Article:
A guide specifying and modifying objective functions in InfiniteOpt. See the respective technical manual for more details.


Naturally, objective functions serve as a key aspect of optimization problems in general and this is certainly the case with infinite dimensional ones. In InfiniteOpt objectives are defined in much the same way they are in JuMP. One key idea to keep in mind is that the objective must evaluate to a finite expression. Note this means that objectives can only explicitly contain finite variables and point variables. Infinite expressions must be evaluated in a measure to be included (e.g., evaluate the expectation of a random variable).

Basic Usage

Principally, the objective function is specified via @objective as is done in JuMP. For example, let's define the stochastic objective to minimize $0.5 x_1 + 0.5 x_2 + \mathbb{E}_\xi [y^2 - y]$:

julia> @infinite_parameter(model, ξ ~ Normal())

julia> @variable(model, y, Infinite(ξ))

julia> @variable(model, x[1:2])
2-element Vector{GeneralVariableRef}:

julia> @objective(model, Min, 0.5x[1] + 0.5x[2] + 𝔼(y^2 - y, ξ))
0.5 x[1] + 0.5 x[2] + 𝔼{ξ}[y(ξ)² - y(ξ)]

Thus, we have defined an objective using InfiniteOpt's straightforward syntax. Note that the second argument indicates the objective sense which can be expressed Min for minimization problems and Max for maximization problems. The objective function (expression) must be finite containing only finite variables, point variables, and/or measures. Also, any included measures must fully integrate over all the infinite parameters contained in its input function. For example, if we define had an infinite variable z(ξ, t) then the measure 𝔼(z, ξ) could not be included since the resulting expression would still be infinite with respect to t. However, adding a measure for t would result in a valid object to add to an objective: ∫(𝔼(z, ξ), t).


Nonlinear objectives are defined simply by using @objective and not using JuMP.@NLobjective. See Nonlinear Expressions for more information.

Now we can add objectives to our infinite models. For more detailed information, please review the information below.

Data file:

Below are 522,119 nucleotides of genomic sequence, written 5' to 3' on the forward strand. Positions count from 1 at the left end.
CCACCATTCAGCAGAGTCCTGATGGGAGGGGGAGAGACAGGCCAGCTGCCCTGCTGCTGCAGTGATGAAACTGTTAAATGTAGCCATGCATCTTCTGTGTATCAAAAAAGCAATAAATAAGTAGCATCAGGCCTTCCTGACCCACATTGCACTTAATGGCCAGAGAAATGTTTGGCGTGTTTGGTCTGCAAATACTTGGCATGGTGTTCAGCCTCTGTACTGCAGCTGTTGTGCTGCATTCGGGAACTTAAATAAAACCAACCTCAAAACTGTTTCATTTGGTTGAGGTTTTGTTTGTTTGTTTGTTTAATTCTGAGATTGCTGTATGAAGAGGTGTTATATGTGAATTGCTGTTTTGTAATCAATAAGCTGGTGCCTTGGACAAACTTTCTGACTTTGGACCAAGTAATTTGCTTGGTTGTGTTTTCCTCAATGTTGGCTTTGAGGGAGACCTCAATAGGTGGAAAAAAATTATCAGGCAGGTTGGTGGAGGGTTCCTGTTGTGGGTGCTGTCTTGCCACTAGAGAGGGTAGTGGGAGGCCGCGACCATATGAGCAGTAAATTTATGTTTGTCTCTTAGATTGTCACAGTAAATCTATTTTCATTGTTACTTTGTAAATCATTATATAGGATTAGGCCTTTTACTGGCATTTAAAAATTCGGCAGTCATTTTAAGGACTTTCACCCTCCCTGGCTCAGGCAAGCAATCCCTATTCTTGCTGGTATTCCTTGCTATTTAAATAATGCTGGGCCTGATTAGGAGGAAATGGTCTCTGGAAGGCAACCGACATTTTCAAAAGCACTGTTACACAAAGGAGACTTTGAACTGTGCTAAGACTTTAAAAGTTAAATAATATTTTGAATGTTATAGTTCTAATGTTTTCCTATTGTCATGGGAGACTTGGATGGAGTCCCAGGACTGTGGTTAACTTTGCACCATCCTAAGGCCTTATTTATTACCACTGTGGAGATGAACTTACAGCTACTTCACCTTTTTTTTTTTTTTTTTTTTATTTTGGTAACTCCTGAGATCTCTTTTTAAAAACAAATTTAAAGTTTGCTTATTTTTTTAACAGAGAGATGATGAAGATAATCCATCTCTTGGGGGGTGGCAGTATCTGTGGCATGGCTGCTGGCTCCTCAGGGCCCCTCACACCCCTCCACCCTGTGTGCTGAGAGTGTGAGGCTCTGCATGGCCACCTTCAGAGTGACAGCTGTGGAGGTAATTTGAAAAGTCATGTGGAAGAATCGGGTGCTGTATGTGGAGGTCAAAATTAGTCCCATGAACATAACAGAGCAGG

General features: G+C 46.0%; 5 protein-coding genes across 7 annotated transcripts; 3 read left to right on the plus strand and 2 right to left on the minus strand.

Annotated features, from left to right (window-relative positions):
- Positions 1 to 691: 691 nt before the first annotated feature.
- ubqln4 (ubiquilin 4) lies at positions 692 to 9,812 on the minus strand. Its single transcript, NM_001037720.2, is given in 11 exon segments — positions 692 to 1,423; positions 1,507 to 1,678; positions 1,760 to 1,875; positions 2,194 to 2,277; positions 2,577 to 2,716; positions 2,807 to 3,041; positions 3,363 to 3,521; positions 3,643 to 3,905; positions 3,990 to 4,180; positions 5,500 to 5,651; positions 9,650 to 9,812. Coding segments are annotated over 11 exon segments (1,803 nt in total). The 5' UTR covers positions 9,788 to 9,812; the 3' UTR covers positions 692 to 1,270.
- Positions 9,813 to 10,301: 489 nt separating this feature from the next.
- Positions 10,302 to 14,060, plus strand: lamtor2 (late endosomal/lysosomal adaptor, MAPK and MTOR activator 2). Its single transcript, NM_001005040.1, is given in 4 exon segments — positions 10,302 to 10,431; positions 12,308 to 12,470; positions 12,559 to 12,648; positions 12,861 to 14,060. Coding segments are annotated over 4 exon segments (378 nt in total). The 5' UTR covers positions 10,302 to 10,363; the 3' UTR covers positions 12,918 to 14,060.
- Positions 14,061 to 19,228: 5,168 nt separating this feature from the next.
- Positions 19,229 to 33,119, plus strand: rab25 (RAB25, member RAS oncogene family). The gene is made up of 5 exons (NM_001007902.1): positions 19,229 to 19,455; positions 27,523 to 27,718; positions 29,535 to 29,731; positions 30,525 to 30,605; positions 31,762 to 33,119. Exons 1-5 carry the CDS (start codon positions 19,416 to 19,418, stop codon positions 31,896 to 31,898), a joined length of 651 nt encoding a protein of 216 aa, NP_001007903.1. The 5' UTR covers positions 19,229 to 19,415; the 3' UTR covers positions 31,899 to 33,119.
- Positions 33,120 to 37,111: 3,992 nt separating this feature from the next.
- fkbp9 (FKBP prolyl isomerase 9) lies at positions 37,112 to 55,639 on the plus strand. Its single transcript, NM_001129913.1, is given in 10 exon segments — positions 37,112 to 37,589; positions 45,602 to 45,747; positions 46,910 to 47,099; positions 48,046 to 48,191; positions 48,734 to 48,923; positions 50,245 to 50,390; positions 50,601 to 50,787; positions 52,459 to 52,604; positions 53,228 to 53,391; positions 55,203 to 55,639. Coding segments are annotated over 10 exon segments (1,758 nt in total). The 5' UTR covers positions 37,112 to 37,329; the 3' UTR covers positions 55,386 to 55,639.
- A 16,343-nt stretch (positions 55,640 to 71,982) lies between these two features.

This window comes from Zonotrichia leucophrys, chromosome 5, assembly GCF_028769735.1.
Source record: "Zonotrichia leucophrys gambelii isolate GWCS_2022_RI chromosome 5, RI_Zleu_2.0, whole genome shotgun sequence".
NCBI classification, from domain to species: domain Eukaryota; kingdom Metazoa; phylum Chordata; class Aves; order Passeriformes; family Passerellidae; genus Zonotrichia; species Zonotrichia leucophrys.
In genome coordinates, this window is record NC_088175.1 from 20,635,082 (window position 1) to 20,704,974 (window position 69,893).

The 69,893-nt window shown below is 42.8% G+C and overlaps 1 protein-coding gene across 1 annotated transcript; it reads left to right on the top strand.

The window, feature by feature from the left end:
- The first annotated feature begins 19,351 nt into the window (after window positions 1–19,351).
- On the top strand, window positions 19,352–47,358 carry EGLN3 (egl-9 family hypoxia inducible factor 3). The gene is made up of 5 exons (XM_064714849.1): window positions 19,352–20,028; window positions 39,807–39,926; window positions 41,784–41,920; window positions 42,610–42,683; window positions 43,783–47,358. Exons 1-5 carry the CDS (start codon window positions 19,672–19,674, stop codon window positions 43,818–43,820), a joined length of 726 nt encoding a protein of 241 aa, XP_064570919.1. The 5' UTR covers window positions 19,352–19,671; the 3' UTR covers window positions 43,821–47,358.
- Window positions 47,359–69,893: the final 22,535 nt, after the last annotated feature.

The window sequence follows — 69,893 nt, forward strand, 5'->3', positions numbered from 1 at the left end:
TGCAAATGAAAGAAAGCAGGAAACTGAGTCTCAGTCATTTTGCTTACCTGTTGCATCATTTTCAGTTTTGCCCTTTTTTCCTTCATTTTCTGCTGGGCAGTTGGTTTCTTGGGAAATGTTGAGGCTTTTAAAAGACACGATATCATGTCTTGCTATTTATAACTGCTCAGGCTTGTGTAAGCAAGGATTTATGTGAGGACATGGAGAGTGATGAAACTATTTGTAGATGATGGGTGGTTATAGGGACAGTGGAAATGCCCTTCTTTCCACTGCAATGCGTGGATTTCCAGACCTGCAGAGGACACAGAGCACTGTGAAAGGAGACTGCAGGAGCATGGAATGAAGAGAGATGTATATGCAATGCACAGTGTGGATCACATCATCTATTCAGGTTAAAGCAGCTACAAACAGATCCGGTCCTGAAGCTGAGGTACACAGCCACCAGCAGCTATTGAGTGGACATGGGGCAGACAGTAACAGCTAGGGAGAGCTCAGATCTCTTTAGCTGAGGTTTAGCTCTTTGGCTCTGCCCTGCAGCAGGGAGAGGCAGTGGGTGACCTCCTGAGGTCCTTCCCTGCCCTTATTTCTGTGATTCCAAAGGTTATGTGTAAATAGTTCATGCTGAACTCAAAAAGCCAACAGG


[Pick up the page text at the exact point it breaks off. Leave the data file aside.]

This section will highlight the available methods for extracting objective information. These are all derived from extensions to JuMP functions and thus follow syntax.

Principally, these methods correspond to objective_sense, objective_function, and objective_function_type which return the objective sense (a subtype of MOI.OptimizationSense), the objective function (expression), and the objective function type, respectively. These methods are demonstrated in accordance with the example presented above in the Basic Usage section:

julia> objective_sense(model)
MIN_SENSE::OptimizationSense = 0

julia> objective_function(model)
0.5 x[1] + 0.5 x[2] + 𝔼{ξ}[y(ξ)² - y(ξ)]

julia> objective_function_type(model)
GenericAffExpr{Float64, GeneralVariableRef}

The objective sense can be one of three possibilities: MIN_SENSE, MAX_SENSE, or FEASIBILITY_SENSE. The later sense applies to models that contain no objective function.


This section will review the methods that can be used to modify the objective. First, we'll consider the useful set_objective_coefficient method, and then we'll explain the methods that enable @objective.

The coefficient of a particular variable in an objective can be readily updated via set_objective_coefficient. This is useful repeatedly optimizing an infinite model with varied objective coefficients (e.g., varied tradeoff parameters). For example, let's consider updating the coefficient of x[1] in the previous example from 0.5 to 0.25:

julia> set_objective_coefficient(model, x[1], 0.25)

julia> objective_function(model)
0.25 x[1] + 0.5 x[2] + 𝔼{ξ}[y(ξ)² - y(ξ)]

Now let's consider the modification methods that enable the @objective macro. The objective function is specified via set_objective_function which simply updates the expression stored in the objective. For example, let's update out objective to simply be $0.5x_1 + 0.5x_2$:

julia> set_objective_function(model, 0.5x[1] + 0.5x[2])

julia> objective_function(model)
0.5 x[1] + 0.5 x[2]

The objective sense is updated via set_objective_sense which can specify the sense as one of the MOI.OptimizationSense subtypes. For example, let's change the current objective to be maximization problem:

julia> set_objective_sense(model, MOI.MAX_SENSE)

julia> objective_sense(model)
MAX_SENSE::OptimizationSense = 1

The above 2 methods are both called via set_objective. This is the function that enables @objective behind the scenes. Thus, the previous 2 examples could have been implemented equivalently in the following ways:

julia> set_objective(model, MOI.MAX_SENSE, 0.5x[1] + 0.5x[2])

julia> @objective(model, Max, 0.5x[1] + 0.5x[2])
0.5 x[1] + 0.5 x[2]

Notice that @objective offers a more intuitive syntax and is also more efficient at parsing expressions.


When possible, the @objective since it is more stable and efficient than the set_objective_[aspect] methods due to its enhanced methodology for parsing expressions.